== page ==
More years ago than I care to remember I was asked to fly to Kansas City to meet with Presbyterians from all over the United States. Our task was to review a new curriculum which was taking a creative and honest approach toward teaching human sexuality to young people between the ages of 13-16. It was advertised to be faith based and celebrated God’s gift of sexuality. After extensive training, I was instructed to go home to try this new approach.
I thought it was terrific. Every time I moved to a new church I exposed the youth to this curriculum. I taught classes in Wilmington NC, then Va. Beach, and later in San Angelo, Texas. Each group was composed of radically different young people and some very cautious parents, particularly in North Carolina. I taught these classes over a period of ten years and found the results to be absolutely amazing. Both my son and daughter were students and to this day I believe one of the reasons my son became involved in public health issues is because of the openness and honesty of those classes.
The tragedy of the story is that the curriculum was never published. An outcry in the Presbyterian Church emerged, claiming it was the role of the parents and not the church to teach sex education, no matter how faith based the curriculum might be.
Why are we so uncomfortable with public conversations about sexuality? The opening statement in the banned curriculum was, “God made human beings male and female for their mutual help comfort and joy. We recognize that our creation as sexual beings is part of God’s loving purpose for us. God intends all people to affirm each other with joy, freedom and responsibility. God created us and gave us the gift of sexuality.” That is hardly a radical statement, yet thirty years ago it was viewed as a dangerous theological assumption. For thirty years I have watched folks leave our denomination because of their fear of having an open and honest conversation concerning this God given gift.
Norman Pittenger wrote, “Christianity is not about good behavior, nor is it an interesting speculation about God. Christian faith is the commitment of the self to the reality of the cosmic Love which is in, and behind, and through, and under all creaturely experience. The church exists to enable men and woman to experience the love of Christ, consciously, intentionally, and attentively, thus finding wholeness in their lives.”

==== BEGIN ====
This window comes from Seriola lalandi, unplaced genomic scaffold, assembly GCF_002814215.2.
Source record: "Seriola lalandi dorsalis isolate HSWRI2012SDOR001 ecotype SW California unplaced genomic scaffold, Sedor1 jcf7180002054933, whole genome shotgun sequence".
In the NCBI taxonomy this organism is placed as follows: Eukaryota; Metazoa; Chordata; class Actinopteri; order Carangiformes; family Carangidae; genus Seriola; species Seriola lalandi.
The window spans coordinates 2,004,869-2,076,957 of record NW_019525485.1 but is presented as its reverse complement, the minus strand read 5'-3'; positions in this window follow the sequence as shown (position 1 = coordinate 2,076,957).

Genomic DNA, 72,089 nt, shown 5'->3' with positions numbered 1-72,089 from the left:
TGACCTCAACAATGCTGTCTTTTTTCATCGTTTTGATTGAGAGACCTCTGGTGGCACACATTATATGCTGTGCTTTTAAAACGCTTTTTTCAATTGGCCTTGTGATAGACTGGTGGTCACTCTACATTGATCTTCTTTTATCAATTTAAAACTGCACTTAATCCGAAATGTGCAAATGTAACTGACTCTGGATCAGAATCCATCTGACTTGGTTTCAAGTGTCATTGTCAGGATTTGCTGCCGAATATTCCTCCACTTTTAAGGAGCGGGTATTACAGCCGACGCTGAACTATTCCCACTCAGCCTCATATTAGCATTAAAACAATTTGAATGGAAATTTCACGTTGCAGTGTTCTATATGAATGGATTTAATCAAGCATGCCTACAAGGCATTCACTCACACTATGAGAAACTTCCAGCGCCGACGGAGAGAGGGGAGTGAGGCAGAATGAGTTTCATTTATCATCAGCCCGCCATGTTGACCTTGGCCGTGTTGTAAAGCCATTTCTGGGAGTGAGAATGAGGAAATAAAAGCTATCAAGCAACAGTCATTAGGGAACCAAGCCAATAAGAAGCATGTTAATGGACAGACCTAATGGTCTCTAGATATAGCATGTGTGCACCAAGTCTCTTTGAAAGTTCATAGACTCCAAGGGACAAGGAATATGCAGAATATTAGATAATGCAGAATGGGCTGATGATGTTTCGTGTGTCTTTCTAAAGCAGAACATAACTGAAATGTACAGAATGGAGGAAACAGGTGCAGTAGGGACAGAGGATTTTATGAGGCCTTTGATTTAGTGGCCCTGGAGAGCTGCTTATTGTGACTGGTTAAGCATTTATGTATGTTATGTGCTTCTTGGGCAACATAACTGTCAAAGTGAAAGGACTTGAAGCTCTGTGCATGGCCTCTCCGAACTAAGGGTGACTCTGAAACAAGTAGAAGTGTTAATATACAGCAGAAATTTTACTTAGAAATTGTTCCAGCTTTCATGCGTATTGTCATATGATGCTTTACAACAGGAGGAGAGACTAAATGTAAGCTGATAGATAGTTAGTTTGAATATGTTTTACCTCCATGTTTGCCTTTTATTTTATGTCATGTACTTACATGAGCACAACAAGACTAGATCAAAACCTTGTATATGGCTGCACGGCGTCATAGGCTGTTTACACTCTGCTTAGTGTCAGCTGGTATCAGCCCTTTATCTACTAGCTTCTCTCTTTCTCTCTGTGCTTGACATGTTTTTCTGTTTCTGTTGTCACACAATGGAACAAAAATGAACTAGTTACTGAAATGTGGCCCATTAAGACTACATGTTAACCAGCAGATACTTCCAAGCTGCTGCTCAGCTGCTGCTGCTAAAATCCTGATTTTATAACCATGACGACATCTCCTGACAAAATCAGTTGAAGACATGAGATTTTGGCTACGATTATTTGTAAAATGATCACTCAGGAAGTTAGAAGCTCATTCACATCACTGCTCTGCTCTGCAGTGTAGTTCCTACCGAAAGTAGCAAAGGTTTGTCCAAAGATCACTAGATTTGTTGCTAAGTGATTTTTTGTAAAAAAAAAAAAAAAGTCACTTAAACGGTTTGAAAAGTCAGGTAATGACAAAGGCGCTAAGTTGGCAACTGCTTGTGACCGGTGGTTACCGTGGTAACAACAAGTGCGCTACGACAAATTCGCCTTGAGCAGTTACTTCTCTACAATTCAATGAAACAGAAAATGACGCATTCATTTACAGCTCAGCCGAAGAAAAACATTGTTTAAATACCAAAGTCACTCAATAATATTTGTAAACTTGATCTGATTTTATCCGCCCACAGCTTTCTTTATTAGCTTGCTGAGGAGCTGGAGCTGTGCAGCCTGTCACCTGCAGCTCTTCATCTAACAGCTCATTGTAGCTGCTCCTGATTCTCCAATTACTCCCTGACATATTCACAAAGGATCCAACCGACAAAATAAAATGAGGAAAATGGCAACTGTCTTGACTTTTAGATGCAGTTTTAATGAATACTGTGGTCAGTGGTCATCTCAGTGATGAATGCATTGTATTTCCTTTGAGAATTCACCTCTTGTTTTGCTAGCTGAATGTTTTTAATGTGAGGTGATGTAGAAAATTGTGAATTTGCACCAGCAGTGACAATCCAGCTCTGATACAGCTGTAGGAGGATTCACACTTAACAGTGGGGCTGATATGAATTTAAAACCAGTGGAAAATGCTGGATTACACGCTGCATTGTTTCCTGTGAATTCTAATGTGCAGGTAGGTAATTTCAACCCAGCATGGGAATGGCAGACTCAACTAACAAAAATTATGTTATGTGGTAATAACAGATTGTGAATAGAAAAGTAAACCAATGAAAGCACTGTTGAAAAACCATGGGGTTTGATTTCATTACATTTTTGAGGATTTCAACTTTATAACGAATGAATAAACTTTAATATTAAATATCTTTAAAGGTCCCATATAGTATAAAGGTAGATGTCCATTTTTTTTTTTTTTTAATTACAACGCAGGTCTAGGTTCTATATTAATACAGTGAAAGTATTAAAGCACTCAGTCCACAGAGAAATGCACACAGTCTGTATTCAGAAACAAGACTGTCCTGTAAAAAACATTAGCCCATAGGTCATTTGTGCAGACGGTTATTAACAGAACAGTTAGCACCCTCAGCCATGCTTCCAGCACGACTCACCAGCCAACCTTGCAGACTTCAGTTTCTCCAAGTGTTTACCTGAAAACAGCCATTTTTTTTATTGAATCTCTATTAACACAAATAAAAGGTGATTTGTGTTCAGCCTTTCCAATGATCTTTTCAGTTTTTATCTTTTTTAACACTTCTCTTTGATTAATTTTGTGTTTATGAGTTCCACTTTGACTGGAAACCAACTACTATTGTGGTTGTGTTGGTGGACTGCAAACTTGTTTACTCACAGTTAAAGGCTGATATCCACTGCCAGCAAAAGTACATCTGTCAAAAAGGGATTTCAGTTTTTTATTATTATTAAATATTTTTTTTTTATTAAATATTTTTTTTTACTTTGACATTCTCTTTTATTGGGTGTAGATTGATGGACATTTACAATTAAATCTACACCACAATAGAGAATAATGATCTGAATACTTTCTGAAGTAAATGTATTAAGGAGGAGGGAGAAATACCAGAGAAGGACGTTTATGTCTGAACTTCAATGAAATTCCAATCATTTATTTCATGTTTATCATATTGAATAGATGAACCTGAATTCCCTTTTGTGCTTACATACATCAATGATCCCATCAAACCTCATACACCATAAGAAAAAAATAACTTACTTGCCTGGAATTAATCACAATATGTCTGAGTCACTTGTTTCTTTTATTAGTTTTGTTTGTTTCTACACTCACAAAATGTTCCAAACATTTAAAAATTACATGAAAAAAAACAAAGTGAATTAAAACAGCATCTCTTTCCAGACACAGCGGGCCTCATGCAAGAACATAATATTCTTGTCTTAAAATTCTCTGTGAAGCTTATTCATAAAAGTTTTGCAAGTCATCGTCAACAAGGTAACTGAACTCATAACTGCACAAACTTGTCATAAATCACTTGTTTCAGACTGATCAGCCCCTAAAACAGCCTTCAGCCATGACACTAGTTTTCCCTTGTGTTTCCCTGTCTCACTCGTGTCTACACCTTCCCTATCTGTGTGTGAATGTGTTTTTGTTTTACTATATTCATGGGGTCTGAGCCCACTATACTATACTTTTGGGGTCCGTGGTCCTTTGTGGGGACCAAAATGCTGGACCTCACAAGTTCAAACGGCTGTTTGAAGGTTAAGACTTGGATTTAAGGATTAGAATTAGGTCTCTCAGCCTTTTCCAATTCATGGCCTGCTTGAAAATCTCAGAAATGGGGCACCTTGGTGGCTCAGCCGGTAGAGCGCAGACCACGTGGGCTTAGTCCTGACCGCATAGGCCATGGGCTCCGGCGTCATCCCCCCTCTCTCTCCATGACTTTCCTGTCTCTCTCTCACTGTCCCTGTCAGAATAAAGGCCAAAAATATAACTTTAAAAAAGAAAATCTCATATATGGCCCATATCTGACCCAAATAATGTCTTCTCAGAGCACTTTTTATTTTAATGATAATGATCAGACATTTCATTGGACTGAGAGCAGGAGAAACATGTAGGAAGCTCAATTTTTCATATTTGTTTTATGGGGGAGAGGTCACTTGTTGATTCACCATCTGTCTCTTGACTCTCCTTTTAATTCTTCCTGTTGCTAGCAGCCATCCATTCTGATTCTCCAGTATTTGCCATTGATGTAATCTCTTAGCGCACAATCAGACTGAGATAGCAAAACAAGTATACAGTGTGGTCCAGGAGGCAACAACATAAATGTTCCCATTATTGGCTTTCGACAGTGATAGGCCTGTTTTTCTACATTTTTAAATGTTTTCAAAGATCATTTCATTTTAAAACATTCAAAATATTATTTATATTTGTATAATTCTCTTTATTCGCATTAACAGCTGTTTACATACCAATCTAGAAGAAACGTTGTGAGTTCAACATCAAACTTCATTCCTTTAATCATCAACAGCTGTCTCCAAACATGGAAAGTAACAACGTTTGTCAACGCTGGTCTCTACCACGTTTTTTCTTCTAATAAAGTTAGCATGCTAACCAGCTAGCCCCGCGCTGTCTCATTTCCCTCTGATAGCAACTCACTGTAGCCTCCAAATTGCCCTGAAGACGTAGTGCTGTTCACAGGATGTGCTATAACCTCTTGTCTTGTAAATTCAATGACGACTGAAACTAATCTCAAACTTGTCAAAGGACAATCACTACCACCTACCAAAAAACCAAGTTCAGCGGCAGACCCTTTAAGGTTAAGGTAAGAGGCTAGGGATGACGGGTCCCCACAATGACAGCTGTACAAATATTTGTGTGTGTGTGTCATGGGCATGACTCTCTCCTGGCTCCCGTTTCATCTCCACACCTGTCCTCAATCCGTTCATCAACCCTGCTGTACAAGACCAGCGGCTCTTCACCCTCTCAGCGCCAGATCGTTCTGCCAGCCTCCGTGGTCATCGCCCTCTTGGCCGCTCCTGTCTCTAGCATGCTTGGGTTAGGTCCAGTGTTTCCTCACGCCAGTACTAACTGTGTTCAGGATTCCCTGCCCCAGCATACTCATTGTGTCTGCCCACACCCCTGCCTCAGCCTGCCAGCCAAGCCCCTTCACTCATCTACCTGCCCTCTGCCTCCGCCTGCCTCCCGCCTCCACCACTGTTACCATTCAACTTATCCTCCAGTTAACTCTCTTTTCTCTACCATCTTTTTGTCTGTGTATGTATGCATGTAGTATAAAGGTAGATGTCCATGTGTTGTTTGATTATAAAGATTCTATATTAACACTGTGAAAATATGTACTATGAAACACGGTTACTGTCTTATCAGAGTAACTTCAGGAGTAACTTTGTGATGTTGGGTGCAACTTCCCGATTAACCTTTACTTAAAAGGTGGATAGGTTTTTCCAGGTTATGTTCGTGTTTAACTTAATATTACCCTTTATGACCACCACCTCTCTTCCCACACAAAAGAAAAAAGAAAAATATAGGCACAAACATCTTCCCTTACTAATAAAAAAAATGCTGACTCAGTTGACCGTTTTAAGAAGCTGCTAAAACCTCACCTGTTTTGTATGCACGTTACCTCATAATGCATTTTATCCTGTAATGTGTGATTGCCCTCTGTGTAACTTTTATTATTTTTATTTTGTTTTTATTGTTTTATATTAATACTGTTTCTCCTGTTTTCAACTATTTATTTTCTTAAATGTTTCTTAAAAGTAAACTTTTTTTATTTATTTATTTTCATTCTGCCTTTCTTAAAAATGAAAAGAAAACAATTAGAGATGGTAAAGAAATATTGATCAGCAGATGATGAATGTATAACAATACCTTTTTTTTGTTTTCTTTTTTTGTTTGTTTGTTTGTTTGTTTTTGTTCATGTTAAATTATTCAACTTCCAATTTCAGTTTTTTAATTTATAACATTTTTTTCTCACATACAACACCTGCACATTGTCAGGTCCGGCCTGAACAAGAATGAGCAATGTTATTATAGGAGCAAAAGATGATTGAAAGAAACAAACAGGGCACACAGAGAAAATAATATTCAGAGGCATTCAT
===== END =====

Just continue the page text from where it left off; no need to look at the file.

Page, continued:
Admittedly finding Old Testament stories depicting sexuality as a gift are not easy to find. The early codes on sexuality are based on the desire to procreate and be fruitful. These laws were written before women were considered to be human beings. The only purpose for women was to have children. Ironically one of the last books to be written is the one we assume to be the oldest. In the prologue of the book of Genesis, sexuality is expressed as a God given gift. The Genesis stories, Adam and Eve, Abraham and Sarah, Isaac and Rebekah, Jacob and Rachael speak of two people finding completeness in each other. This theme continually surfaces through the post exilic texts and becomes dominate in the New Testament where God is understood as perfect, unadulterated love.
The Song of Songs was never about God’s relationship with Israel. It was about fulfilling God’s gift to humankind. The Song of Songs is not about Christ being the bridegroom of the church, but about celebrating Christ when we honor and respect our life long partner.
Sexual practices can be exploitive, cruel, and have nothing to do with love. The global market has made human sexuality a commodity for the promotion and sale of goods and services. This is a parasite on a God given gift.
Sexual exploitation is not unique to our century. We know from the beginning of time woman and children have been sexually oppressed. Perhaps in the third century before Christ, in the light of the abuse of a God given gift, a poet sat down to write. She wrote about her lover. She wrote about their commitment to each other. She wrote playfully, yet seriously. She included her hopes and dreams. She wrote lovingly in every sense of the word. Then she signed it, Solomon, hoping by using a cherished name from the past the poems might be read by those shackled by a culture’s misrepresentation of a God given gift.
Those that read the poems cherished them. Those that read the poems protected them. Those that read the poems preserved them for future generations. Then 400 years later, I would like to imagine that God spoke to a respected Rabbi who was one of many elected to choose the sacred text for the Jewish Canon.
God said, “Pick this one.” The Rabbi was aghast, “I can’t propose Song of Songs to be part of the Holy Words. It is so outrageous, plus you are not even mentioned.” God responded, “But it gives me such great delight.” Amen.